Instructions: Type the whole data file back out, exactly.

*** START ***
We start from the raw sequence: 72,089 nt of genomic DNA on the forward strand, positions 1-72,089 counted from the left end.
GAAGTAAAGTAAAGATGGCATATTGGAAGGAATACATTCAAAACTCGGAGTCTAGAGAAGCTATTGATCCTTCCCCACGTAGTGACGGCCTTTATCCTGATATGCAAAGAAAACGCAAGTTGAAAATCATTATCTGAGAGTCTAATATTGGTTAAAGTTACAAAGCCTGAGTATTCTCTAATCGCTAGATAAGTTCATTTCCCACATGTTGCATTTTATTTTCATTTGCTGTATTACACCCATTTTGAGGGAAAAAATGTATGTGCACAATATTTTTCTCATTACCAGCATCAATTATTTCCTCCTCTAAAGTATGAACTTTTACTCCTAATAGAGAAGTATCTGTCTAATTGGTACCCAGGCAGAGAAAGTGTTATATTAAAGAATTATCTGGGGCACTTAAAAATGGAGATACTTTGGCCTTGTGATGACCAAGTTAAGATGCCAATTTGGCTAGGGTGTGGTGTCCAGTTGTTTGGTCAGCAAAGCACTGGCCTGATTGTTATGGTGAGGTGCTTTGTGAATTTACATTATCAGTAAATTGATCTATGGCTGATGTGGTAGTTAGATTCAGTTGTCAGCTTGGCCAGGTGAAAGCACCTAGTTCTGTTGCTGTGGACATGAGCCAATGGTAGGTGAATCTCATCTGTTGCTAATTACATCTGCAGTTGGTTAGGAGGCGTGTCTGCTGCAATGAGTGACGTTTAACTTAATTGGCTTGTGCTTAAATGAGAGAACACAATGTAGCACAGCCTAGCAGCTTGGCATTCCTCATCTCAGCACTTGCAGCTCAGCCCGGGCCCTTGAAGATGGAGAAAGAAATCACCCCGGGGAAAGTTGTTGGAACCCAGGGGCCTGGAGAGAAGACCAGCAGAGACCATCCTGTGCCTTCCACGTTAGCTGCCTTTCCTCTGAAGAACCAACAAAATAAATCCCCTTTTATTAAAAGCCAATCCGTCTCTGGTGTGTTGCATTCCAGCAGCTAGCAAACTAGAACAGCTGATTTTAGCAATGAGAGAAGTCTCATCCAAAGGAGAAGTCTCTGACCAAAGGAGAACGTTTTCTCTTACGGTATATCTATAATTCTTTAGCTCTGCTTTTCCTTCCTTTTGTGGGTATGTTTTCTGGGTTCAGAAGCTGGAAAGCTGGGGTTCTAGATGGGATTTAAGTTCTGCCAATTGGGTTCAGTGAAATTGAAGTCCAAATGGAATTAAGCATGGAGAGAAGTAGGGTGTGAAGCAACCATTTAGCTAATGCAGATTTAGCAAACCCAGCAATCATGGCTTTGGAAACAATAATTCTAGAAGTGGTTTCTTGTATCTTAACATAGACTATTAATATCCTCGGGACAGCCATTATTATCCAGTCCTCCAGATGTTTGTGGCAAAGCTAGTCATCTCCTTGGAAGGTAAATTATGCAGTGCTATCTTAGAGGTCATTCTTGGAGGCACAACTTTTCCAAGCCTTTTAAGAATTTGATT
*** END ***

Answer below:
We start from the raw sequence: 72,089 nt of genomic DNA on the forward strand, positions 1-72,089 counted from the left end.
GAAGTAAAGTAAAGATGGCATATTGGAAGGAATACATTCAAAACTCGGAGTCTAGAGAAGCTATTGATCCTTCCCCACGTAGTGACGGCCTTTATCCTGATATGCAAAGAAAACGCAAGTTGAAAATCATTATCTGAGAGTCTAATATTGGTTAAAGTTACAAAGCCTGAGTATTCTCTAATCGCTAGATAAGTTCATTTCCCACATGTTGCATTTTATTTTCATTTGCTGTATTACACCCATTTTGAGGGAAAAAATGTATGTGCACAATATTTTTCTCATTACCAGCATCAATTATTTCCTCCTCTAAAGTATGAACTTTTACTCCTAATAGAGAAGTATCTGTCTAATTGGTACCCAGGCAGAGAAAGTGTTATATTAAAGAATTATCTGGGGCACTTAAAAATGGAGATACTTTGGCCTTGTGATGACCAAGTTAAGATGCCAATTTGGCTAGGGTGTGGTGTCCAGTTGTTTGGTCAGCAAAGCACTGGCCTGATTGTTATGGTGAGGTGCTTTGTGAATTTACATTATCAGTAAATTGATCTATGGCTGATGTGGTAGTTAGATTCAGTTGTCAGCTTGGCCAGGTGAAAGCACCTAGTTCTGTTGCTGTGGACATGAGCCAATGGTAGGTGAATCTCATCTGTTGCTAATTACATCTGCAGTTGGTTAGGAGGCGTGTCTGCTGCAATGAGTGACGTTTAACTTAATTGGCTTGTGCTTAAATGAGAGAACACAATGTAGCACAGCCTAGCAGCTTGGCATTCCTCATCTCAGCACTTGCAGCTCAGCCCGGGCCCTTGAAGATGGAGAAAGAAATCACCCCGGGGAAAGTTGTTGGAACCCAGGGGCCTGGAGAGAAGACCAGCAGAGACCATCCTGTGCCTTCCACGTTAGCTGCCTTTCCTCTGAAGAACCAACAAAATAAATCCCCTTTTATTAAAAGCCAATCCGTCTCTGGTGTGTTGCATTCCAGCAGCTAGCAAACTAGAACAGCTGATTTTAGCAATGAGAGAAGTCTCATCCAAAGGAGAAGTCTCTGACCAAAGGAGAACGTTTTCTCTTACGGTATATCTATAATTCTTTAGCTCTGCTTTTCCTTCCTTTTGTGGGTATGTTTTCTGGGTTCAGAAGCTGGAAAGCTGGGGTTCTAGATGGGATTTAAGTTCTGCCAATTGGGTTCAGTGAAATTGAAGTCCAAATGGAATTAAGCATGGAGAGAAGTAGGGTGTGAAGCAACCATTTAGCTAATGCAGATTTAGCAAACCCAGCAATCATGGCTTTGGAAACAATAATTCTAGAAGTGGTTTCTTGTATCTTAACATAGACTATTAATATCCTCGGGACAGCCATTATTATCCAGTCCTCCAGATGTTTGTGGCAAAGCTAGTCATCTCCTTGGAAGGTAAATTATGCAGTGCTATCTTAGAGGTCATTCTTGGAGGCACAACTTTTCCAAGCCTTTTAAGAATTTGATT